Monday, January 20, 2014

The Joys of Hand-dyed Yarn

I love hand dyed yarns. Most of what I knit uses them. So, I pretty much use them all the time. They can be tricky, even when buying skeins from the same "dye lot" or shipment. Typically, these yarns don't have numbered dye lots.

Thunderhead uses MadelineTosh prairie in the Graphite colorway. Both skeins were purchased at the same time from the same shipment. One skein is a little lighter than the other. To compensate, I alternate between the skeins every two rows so the differences cannot be seen in the finished object. Other skeins of this colorway which were purchased later are reasonably close and could be used in a single garment when alternated in this manner.
This is also the approach that I used when knitting my Whiskey Sour sweater. I had purchased MadelineTosh DK in the William Morris colorway for this sweater about a year before I started the sweater. When I came back to the pattern, the amount of yarn required had changed (yikes!). So, I took a chance and purchased enough skeins to alternate with my original purchase. Luckily the color of the second purchase could easily be alternated with the first purchase.

Alternating between skeins is a little more obvious in Heather on the Moors. This sweater uses a club color of Miss Babs Yummy Superwash Sport. You can see that the variation is more obvious. Again, this was barely noticeable when looking at the skeins.

While alternating skeins works well for sweaters, it can be troublesome in lace shawls. When alternating between skeins, the yarn is typically carried up along the edge. If the yarn carry is too tight it will restrict blocking of the shawl. To avoid this, I try to use only a single skein for lace shawls.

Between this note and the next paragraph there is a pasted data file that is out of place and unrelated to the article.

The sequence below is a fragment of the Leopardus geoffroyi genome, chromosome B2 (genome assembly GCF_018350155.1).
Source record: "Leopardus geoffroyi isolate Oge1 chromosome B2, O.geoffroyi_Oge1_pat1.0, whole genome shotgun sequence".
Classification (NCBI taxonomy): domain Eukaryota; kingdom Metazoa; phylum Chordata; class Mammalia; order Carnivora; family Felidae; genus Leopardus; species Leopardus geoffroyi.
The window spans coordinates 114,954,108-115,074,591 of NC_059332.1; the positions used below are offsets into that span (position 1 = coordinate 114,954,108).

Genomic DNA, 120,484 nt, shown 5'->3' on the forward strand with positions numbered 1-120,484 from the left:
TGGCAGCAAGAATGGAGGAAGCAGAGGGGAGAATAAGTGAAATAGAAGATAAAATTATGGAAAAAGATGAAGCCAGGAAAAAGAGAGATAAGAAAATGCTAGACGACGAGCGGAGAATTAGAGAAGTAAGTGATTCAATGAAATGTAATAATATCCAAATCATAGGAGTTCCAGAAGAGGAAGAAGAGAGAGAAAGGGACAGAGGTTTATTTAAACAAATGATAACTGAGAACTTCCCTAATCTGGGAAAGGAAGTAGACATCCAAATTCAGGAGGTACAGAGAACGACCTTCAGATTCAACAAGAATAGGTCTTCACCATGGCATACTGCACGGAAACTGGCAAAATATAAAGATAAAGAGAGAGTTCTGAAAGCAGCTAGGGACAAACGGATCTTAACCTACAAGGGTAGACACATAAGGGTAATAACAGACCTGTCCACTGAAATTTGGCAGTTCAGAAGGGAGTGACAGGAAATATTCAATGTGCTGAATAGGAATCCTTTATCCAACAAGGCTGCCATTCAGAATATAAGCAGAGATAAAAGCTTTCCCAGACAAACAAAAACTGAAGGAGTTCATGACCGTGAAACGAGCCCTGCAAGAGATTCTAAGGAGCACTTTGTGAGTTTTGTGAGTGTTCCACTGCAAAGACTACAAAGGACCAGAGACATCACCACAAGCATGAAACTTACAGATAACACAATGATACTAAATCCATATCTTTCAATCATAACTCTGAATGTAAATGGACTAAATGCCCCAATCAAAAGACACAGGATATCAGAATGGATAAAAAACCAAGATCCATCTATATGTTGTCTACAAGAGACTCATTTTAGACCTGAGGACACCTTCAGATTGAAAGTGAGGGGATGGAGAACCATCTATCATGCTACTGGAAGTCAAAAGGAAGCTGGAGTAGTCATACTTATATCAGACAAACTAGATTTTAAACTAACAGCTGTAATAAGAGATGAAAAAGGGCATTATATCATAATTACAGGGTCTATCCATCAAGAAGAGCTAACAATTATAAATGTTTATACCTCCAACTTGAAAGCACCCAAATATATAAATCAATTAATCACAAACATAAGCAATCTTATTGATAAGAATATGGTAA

There are other tricks to consider:

  • Don't alternate every other row, alternate in chunks. This will result in more ends or will require more splicing of the yarn, both issues on a lace shawl
  • Don't alternate at all. Investigate if there are good places to make the transition, so the transition looks intentional.
  • Don't carry along the edge. Sometimes you can find a better place to carry the yarn. In the case of Heather on the Moors, I carried the yarn on the inside of the sweater, where the sweater body and Icord meet.
  • Knit a swatch to test the variation between swatches. Knit a number of rows from each skein, then switch skeins. Your goal is to understand the color variation and then choose the best solution for your project.
  • Unfortunately, you can't count on hand dyed yarns even being similar. Sometimes they can vary greatly from shipment to shipment. The three skeins of yarn pictured are all MadelineTosh Sock in the Steam Age colorway. Each skein was purchased at a different time. They are so different, that they are going to be used as if they are separate colors in the Stephen West Shawl, Color Craving by a friend of mine. It will be interesting to see the outcome.

    Prairie Willow can be found on Ravelry at noliegirl. Prairie Willow is an avid knitter and jewelry designer. My jewelry can be found at Prairie Willow Jewelry;

    Photos copyright Prairie Willow Knits.

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